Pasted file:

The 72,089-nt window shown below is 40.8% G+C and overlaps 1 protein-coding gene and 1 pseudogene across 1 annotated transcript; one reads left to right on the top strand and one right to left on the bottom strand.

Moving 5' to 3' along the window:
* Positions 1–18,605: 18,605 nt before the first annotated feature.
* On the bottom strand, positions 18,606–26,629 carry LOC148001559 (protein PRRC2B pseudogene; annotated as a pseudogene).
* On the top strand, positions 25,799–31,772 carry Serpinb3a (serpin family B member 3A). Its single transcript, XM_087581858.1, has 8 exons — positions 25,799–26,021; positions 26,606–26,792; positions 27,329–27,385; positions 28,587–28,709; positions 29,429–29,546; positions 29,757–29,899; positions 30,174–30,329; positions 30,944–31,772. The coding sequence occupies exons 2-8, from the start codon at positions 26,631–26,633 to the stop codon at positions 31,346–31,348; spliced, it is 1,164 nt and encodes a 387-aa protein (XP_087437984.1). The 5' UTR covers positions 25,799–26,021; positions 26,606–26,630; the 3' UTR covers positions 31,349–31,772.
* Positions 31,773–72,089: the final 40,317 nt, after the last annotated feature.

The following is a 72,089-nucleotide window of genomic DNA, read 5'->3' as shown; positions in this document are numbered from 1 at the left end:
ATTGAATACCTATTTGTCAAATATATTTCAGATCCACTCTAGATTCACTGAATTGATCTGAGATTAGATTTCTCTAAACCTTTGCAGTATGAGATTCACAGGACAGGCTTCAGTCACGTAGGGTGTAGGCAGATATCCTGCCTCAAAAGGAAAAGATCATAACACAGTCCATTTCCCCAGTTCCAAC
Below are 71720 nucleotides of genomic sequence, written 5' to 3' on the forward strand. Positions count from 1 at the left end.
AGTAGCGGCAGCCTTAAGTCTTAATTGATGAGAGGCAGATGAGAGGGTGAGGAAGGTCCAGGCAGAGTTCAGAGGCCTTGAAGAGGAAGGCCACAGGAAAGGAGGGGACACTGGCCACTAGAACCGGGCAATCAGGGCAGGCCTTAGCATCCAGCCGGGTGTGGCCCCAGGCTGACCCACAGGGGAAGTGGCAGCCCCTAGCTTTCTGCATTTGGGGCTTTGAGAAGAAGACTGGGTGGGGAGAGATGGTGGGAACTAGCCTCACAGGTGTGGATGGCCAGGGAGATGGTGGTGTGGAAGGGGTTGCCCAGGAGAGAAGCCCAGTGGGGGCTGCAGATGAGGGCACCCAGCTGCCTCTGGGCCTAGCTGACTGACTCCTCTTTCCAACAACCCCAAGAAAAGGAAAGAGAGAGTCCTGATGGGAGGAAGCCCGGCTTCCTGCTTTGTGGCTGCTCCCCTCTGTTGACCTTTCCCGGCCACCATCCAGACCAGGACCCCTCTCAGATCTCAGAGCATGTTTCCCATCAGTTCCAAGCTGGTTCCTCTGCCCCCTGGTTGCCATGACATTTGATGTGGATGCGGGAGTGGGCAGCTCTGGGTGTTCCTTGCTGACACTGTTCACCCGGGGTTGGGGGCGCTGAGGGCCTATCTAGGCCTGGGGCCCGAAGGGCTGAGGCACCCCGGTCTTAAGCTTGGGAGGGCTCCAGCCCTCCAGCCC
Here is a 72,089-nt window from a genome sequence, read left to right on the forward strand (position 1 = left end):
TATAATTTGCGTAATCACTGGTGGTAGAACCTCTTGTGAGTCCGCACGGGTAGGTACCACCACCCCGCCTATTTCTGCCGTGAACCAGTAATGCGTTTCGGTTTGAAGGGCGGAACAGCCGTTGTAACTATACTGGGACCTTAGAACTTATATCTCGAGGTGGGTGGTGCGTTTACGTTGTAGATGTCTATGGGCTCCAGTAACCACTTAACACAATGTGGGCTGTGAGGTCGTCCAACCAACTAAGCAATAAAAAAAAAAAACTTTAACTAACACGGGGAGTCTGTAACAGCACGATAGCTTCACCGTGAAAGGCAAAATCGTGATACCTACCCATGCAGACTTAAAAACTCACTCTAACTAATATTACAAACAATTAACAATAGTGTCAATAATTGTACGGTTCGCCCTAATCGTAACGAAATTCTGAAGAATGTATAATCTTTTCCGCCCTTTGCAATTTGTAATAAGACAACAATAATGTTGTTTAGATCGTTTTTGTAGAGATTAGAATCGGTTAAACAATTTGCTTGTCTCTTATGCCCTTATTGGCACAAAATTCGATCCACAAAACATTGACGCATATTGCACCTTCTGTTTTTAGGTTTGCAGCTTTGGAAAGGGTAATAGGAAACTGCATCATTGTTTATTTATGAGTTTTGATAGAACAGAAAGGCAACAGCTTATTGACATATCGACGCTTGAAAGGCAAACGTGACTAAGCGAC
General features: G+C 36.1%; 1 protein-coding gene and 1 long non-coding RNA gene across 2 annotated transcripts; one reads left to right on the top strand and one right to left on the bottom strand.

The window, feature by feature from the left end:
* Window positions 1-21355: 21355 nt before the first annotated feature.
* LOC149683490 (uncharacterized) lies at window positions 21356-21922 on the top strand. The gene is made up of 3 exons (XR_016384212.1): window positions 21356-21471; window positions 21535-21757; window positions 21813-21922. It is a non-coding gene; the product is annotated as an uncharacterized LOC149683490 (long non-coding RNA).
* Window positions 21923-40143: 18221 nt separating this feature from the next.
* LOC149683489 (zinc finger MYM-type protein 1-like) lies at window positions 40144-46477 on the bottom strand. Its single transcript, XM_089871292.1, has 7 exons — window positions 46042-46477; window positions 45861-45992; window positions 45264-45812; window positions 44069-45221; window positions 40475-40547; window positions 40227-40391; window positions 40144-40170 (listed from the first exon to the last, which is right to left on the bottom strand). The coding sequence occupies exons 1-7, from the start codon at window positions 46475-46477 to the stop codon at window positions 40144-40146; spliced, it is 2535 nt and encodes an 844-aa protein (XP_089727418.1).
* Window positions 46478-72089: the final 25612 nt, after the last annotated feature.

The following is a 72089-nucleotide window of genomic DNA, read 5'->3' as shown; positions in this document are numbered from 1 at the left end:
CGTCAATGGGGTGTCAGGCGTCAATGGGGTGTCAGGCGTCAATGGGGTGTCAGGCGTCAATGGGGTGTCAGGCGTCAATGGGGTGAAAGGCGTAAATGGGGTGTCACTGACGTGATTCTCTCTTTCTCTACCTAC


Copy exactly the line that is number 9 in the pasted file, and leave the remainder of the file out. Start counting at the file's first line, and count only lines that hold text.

Below are 71720 nucleotides of genomic sequence, written 5' to 3' on the forward strand. Positions count from 1 at the left end.